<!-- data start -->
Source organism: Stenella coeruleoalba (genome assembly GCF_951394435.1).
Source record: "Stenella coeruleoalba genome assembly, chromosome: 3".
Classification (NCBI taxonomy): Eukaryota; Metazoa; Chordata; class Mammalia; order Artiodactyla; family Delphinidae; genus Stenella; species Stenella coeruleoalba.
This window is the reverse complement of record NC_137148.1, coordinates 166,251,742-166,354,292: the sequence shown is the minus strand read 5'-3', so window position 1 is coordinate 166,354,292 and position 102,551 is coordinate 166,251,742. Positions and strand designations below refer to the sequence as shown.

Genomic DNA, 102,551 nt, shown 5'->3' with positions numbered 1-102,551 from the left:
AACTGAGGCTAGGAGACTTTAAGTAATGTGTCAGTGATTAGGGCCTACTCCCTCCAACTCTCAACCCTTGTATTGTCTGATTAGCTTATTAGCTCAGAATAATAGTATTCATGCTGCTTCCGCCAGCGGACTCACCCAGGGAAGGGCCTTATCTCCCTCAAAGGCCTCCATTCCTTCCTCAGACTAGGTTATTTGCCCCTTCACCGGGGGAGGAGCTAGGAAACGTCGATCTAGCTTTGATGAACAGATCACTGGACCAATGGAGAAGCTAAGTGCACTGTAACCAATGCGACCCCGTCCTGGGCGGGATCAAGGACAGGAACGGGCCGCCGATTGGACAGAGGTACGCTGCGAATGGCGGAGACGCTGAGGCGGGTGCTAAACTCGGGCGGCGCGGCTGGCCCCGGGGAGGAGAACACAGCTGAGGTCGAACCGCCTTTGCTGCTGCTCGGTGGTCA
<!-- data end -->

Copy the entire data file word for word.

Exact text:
Source organism: Stenella coeruleoalba (genome assembly GCF_951394435.1).
Source record: "Stenella coeruleoalba genome assembly, chromosome: 3".
Classification (NCBI taxonomy): Eukaryota; Metazoa; Chordata; class Mammalia; order Artiodactyla; family Delphinidae; genus Stenella; species Stenella coeruleoalba.
This window is the reverse complement of record NC_137148.1, coordinates 166,251,742-166,354,292: the sequence shown is the minus strand read 5'-3', so window position 1 is coordinate 166,354,292 and position 102,551 is coordinate 166,251,742. Positions and strand designations below refer to the sequence as shown.

Genomic DNA, 102,551 nt, shown 5'->3' with positions numbered 1-102,551 from the left:
AACTGAGGCTAGGAGACTTTAAGTAATGTGTCAGTGATTAGGGCCTACTCCCTCCAACTCTCAACCCTTGTATTGTCTGATTAGCTTATTAGCTCAGAATAATAGTATTCATGCTGCTTCCGCCAGCGGACTCACCCAGGGAAGGGCCTTATCTCCCTCAAAGGCCTCCATTCCTTCCTCAGACTAGGTTATTTGCCCCTTCACCGGGGGAGGAGCTAGGAAACGTCGATCTAGCTTTGATGAACAGATCACTGGACCAATGGAGAAGCTAAGTGCACTGTAACCAATGCGACCCCGTCCTGGGCGGGATCAAGGACAGGAACGGGCCGCCGATTGGACAGAGGTACGCTGCGAATGGCGGAGACGCTGAGGCGGGTGCTAAACTCGGGCGGCGCGGCTGGCCCCGGGGAGGAGAACACAGCTGAGGTCGAACCGCCTTTGCTGCTGCTCGGTGGTCA